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Bitcoin

Feds track Bitcoin to break up child porn ring

The huge child pornography ring was among the first to use Bitcoin to fund its illicit operation, the U.S. Attorney said; more than one million bitcoin addresses found

Federal prosecutors said that they successfully back-traced Bitcoin transactions to break up a major child pornography ring.

The Welcome To Video website was the largest child sexual exploitation market by volume of content ever discovered, according to a release issued on October 15 by Jesse Liu, the U.S. Attorney for the District of Columbia.

The site was hosted in South Korea by 23-year-old Jong Woo Son, and contained 250,000 unique videos—eight terabytes—nearly half of them unknown to law enforcement, according to a press release issued by Liu.  Son has been jailed in South Korea.

It was also one of the first Darknet websites of its kind to “monetize child exploitation videos using bitcoin,” Liu’s office said. “Each user received a unique bitcoin address when the user created an account on the website. An analysis of the server revealed that the website had more than one million bitcoin addresses, signifying that the website had capacity for at least one million users.”

This filing claims that “law enforcement was able to trace payments of bitcoin to the Darknet site by following the flow of funds on the blockchain.”

That could become more common, as law enforcement agencies are improving their crypto tracing abilities, according to John Jefferies, chief financial analyst at blockchain forensic firm CipherTrace.

“They are getting smarter about cryptocurrency evidence identification and collection,” Jefferies said to Modern Consensus. “They are training officers and agents. They are more widely deploying advanced tracing tools… to follow the money through dark markets effectively.”

Liu’s office added, “[t]he virtual currency accounts identified in the complaint were allegedly used by 24 individuals in five countries to fund the website and promote the exploitation of children.”

Agents of the Internal Revenue Service’s Criminal Investigation division relied on Bitcoin tracking to find the Welcome To Video host server and break up the ring, said Don Fort, the IRS-CI’s chief.

“Through the sophisticated tracing of bitcoin transactions, IRS-CI special agents were able to determine the location of the Darknet server, identify the administrator of the website and ultimately track down the website server’s physical location in South Korea,” Fort claimed. “Regardless of the illicit scheme, and whether the proceeds are virtual or tangible, we will continue to work with our federal and international partners to track down these disgusting organizations and bring them to justice.”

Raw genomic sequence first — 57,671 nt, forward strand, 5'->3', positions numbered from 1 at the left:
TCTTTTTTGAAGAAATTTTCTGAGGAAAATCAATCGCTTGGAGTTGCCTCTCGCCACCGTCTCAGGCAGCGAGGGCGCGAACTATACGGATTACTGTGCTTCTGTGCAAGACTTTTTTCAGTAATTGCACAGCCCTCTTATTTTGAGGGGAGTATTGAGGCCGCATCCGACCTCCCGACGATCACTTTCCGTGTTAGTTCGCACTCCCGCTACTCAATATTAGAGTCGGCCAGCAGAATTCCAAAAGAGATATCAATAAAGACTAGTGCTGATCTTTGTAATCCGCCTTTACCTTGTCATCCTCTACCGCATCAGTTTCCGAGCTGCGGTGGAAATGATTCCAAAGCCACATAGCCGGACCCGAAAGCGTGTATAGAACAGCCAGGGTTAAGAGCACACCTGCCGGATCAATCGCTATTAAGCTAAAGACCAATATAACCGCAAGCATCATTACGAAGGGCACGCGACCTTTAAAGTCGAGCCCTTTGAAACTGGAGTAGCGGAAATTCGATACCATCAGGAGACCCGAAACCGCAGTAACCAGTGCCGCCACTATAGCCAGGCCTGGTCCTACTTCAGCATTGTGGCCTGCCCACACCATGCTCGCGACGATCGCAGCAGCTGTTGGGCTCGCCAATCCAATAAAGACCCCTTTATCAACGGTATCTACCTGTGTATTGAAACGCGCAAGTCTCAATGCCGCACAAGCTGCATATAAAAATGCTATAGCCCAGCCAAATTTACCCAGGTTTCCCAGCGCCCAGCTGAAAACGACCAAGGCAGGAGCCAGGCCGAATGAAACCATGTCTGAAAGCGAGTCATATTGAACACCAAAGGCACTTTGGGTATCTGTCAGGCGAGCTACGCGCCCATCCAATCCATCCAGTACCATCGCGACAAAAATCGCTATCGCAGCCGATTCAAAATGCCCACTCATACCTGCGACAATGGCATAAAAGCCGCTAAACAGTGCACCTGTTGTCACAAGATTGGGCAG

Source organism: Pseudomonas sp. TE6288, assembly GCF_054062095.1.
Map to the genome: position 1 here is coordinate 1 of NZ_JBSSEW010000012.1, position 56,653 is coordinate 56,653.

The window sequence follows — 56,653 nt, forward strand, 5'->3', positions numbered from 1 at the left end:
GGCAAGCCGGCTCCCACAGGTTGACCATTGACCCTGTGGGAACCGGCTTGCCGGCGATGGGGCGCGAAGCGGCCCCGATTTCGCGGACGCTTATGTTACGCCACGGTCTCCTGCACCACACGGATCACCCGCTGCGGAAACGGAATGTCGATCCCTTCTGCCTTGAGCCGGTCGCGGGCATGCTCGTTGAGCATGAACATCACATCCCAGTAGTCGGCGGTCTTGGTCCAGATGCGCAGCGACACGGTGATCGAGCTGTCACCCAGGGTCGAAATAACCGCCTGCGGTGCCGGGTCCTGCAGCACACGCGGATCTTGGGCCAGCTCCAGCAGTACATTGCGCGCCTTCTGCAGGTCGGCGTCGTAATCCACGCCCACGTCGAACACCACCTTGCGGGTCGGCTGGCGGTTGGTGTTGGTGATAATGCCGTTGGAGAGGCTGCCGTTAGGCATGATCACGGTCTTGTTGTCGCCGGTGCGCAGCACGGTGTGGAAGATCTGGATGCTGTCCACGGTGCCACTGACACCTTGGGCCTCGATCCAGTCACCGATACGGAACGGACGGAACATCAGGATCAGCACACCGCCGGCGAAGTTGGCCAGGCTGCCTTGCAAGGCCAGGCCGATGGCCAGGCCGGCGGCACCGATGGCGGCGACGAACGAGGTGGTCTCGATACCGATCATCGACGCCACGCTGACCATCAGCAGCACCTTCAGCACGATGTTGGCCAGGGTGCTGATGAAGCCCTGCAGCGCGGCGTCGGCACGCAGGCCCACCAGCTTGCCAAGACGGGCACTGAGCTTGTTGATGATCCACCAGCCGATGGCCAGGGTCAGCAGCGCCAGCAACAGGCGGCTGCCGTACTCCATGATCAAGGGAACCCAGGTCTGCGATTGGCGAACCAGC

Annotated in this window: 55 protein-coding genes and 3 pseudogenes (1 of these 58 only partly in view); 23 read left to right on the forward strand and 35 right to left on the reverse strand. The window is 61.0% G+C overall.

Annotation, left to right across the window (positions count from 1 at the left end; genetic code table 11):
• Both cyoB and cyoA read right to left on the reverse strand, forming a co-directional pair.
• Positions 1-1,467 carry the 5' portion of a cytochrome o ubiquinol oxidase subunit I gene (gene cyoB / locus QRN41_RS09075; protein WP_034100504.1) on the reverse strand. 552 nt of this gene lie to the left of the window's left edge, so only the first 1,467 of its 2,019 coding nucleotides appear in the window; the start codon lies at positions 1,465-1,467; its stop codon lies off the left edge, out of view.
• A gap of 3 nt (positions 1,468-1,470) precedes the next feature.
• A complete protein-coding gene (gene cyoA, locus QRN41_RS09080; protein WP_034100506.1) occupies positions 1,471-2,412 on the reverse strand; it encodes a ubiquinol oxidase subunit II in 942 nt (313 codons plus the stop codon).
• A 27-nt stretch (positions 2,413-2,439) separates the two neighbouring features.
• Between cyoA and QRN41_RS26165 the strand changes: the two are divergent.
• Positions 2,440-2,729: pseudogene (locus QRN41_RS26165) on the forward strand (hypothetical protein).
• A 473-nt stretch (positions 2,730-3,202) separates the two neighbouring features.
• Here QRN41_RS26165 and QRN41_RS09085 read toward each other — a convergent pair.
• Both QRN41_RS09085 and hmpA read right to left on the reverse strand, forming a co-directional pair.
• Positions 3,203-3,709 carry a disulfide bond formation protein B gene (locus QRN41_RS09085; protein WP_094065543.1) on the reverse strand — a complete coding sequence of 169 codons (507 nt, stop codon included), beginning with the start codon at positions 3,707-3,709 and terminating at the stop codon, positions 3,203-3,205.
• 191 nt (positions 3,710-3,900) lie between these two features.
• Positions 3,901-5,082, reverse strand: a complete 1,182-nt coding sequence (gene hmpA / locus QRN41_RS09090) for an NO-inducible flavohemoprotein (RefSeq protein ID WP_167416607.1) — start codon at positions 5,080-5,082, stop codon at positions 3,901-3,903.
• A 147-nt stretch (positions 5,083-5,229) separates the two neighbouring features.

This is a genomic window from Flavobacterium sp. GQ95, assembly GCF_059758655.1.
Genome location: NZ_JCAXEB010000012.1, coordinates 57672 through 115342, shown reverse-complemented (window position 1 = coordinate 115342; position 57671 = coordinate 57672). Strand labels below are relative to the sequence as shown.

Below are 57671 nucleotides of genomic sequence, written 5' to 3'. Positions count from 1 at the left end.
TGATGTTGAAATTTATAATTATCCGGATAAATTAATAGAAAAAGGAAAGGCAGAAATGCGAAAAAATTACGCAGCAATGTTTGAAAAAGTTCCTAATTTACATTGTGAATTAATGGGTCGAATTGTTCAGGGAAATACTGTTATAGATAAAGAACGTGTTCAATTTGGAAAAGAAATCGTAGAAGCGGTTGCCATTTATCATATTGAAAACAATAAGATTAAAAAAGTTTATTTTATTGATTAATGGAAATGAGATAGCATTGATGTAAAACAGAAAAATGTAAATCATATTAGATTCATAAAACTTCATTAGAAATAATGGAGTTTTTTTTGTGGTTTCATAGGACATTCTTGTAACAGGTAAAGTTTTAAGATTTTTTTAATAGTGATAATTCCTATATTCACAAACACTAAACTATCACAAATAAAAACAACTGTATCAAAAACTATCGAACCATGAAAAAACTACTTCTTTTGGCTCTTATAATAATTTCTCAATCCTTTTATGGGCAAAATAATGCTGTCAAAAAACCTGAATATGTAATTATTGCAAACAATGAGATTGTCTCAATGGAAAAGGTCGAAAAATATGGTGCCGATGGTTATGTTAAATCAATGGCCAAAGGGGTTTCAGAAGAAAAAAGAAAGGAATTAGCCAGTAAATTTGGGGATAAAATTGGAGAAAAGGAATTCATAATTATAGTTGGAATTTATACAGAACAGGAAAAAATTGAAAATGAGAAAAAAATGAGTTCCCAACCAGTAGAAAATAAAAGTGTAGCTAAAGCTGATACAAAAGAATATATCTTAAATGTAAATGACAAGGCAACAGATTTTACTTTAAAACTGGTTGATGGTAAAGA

The U.S. Attorney said that beyond the arrest of 337 site users from the U.S. and 11 other countries, 23 children were rescued in the U.S., Spain, and the United Kingdom.

The site boasted of more than one million videos sold, the release noted, adding that these sites are typically a peer-to-peer forum allowing users to trade these videos among themselves.

“Sadly, advances in technology have enabled child predators to hide behind the dark web and cryptocurrency to further their criminal activity,” said Alysa Erichs, acting executive associate director of U.S. Immigration and Customs Enforcement (ICE)’s Homeland Security Investigations

“Today’s indictment sends a strong message to criminals that no matter how sophisticated the technology or how widespread the network, child exploitation will not be tolerated in the United States,” Erichs added. Our entire justice system will stop at nothing to prevent these heinous crimes, safeguard our children, and bring justice to all.”

Liu’s office is also seeking forfeiture of the Bitcoin recovered, which will be turned over to victims found on the videos.

“Children around the world are safer because of the actions taken by U.S. and foreign law enforcement to prosecute this case and recover funds for victims,” said Liu.  “We will continue to pursue such criminals on and off the darknet in the United States and abroad, to ensure they receive the punishment their terrible crimes deserve.”

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Leo Jakobson, Modern Consensus editor-in-chief, is a New York-based journalist who has traveled the world writing about incentive travel. He has also covered consumer and employee engagement, small business, the East Coast side of the Internet boom and bust, and New York City crime, nightlife, and politics. Disclosure: Jakobson owns no cryptocurrencies.

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